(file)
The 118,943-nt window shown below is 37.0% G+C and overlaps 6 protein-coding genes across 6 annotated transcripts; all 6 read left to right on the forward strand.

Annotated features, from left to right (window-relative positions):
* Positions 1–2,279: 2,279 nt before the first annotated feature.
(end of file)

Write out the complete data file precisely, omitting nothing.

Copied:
The 118,943-nt window shown below is 37.0% G+C and overlaps 6 protein-coding genes across 6 annotated transcripts; all 6 read left to right on the forward strand.

Annotated features, from left to right (window-relative positions):
* Positions 1–2,279: 2,279 nt before the first annotated feature.